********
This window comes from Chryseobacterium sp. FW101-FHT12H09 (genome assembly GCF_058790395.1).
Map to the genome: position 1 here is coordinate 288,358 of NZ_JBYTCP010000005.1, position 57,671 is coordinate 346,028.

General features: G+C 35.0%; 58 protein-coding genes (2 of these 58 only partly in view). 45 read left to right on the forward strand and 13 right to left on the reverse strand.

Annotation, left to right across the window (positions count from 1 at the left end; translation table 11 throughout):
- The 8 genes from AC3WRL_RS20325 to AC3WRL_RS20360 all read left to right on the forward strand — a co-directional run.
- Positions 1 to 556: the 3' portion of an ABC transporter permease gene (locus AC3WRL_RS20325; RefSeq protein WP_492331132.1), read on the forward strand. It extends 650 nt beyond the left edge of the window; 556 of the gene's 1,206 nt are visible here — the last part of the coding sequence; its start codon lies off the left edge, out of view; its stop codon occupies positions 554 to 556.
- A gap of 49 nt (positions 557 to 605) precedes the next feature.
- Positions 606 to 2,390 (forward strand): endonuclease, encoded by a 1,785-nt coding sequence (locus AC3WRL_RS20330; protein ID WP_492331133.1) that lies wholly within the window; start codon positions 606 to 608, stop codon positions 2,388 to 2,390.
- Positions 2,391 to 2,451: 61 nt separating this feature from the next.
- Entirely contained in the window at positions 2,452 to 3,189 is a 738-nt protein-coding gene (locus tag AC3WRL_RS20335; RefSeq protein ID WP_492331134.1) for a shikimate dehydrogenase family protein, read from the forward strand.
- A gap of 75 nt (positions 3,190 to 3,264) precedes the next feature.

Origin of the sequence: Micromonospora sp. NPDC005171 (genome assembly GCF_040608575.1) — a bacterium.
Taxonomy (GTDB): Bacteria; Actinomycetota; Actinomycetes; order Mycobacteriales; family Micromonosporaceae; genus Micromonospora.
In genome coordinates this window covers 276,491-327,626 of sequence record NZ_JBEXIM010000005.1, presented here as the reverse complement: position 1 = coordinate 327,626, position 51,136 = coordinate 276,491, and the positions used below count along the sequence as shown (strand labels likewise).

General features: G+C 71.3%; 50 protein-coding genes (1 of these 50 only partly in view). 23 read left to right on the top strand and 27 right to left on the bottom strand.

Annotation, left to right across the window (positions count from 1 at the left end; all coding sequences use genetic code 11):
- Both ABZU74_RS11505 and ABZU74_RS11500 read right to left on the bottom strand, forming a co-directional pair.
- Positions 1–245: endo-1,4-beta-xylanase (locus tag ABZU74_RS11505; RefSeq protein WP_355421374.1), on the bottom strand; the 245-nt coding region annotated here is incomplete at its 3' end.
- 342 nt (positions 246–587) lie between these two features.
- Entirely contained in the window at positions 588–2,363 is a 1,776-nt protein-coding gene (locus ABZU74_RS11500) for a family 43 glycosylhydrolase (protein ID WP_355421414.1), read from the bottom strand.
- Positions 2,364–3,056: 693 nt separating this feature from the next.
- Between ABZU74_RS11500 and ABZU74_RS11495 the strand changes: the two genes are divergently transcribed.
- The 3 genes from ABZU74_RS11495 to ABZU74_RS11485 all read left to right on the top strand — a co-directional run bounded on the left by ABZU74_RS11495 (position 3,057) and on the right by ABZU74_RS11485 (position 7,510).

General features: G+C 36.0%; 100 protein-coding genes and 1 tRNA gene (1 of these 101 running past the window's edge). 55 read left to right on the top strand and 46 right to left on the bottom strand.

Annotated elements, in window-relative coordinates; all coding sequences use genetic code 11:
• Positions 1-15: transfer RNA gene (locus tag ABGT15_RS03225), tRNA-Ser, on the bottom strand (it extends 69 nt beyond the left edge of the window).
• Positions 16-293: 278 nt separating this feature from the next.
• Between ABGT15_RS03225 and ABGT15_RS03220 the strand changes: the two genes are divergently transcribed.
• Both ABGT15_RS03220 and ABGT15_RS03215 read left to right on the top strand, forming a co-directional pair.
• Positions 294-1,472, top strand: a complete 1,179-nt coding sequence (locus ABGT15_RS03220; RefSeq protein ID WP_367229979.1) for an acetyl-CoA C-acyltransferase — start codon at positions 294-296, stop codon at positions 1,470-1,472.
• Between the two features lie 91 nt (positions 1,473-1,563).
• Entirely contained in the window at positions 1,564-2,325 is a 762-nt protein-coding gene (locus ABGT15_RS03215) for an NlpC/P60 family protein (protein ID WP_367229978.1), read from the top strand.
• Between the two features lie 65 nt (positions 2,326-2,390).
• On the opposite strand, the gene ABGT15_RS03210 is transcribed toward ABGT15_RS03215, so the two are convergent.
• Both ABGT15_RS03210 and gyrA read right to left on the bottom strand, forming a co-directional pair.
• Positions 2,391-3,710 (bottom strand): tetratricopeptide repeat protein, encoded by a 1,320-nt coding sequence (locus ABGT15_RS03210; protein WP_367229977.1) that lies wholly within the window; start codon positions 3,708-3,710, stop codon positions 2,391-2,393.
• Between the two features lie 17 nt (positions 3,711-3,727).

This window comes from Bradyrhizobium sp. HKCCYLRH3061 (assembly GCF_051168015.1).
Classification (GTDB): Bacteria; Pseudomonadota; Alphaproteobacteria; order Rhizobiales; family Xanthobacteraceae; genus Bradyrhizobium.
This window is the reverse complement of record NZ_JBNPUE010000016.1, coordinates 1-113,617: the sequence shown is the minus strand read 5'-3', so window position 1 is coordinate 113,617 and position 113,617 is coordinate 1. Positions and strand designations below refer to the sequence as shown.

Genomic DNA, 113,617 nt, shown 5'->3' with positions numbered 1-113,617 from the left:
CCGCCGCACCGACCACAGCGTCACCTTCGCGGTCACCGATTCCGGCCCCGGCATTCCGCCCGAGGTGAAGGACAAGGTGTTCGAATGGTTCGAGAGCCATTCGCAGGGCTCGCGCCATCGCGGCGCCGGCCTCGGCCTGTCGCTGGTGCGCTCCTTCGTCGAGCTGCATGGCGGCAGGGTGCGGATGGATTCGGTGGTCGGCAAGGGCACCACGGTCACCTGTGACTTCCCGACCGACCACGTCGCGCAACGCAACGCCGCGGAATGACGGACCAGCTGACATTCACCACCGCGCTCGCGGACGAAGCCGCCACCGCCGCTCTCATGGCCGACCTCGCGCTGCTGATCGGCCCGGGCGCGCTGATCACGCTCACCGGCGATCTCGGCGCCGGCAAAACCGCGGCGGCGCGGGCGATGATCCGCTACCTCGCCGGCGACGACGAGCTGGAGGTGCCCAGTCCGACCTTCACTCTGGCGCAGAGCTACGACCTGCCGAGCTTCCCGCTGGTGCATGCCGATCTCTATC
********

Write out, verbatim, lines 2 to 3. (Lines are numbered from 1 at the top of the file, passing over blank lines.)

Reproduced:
Map to the genome: position 1 here is coordinate 288,358 of NZ_JBYTCP010000005.1, position 57,671 is coordinate 346,028.

General features: G+C 35.0%; 58 protein-coding genes (2 of these 58 only partly in view). 45 read left to right on the forward strand and 13 right to left on the reverse strand.